Vigel v. Naylor, 65 U.S. 208 (1860)
U.S. Supreme CourtVigel v. Naylor, 65 U.S. 24 How. 208 208 (1860)
Vigel v. Naylor
65 U.S. (24 How.) 208
On a petition for freedom, the petitioner proved that one Kirby had emancipated all his slaves by will, some immediately and some at a future day.
The petitioner, in order to bring herself within this category and show that
she had been the slave of Kirby, offered to prove that her mother and brother and sister had recovered their freedom by suits brought against George Naylor, whose administrator, Henry Naylor, the defendant in the present suit was, and that it was very unusual to separate from the mother a child so young as the petitioner was at the time of Kirby's death.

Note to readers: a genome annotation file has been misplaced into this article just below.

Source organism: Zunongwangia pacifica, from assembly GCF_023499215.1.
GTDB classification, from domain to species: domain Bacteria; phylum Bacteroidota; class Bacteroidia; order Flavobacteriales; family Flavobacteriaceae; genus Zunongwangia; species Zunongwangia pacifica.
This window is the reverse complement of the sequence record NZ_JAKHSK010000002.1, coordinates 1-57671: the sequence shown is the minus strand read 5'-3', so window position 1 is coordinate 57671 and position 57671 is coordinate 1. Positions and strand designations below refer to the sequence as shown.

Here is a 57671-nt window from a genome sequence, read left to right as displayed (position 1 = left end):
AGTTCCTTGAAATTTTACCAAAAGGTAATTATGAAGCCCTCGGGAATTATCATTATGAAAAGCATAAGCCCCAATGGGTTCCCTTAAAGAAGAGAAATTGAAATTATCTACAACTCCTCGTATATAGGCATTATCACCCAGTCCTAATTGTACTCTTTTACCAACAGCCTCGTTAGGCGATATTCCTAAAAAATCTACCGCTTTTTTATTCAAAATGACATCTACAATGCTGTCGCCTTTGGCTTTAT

Proofs of these circumstances were not allowed by the court below to go to the jury. In this the court was in error.
The recoveries of the mother and sister against George Naylor ought to have been allowed to go to the jury. They were not res inter alios acta. This case distinguished from that of Davis v. Wood, 1 Wheat. 6.
This was a petition for freedom filed by Susan Vigel under the circumstances which are stated in the opinion of the Court.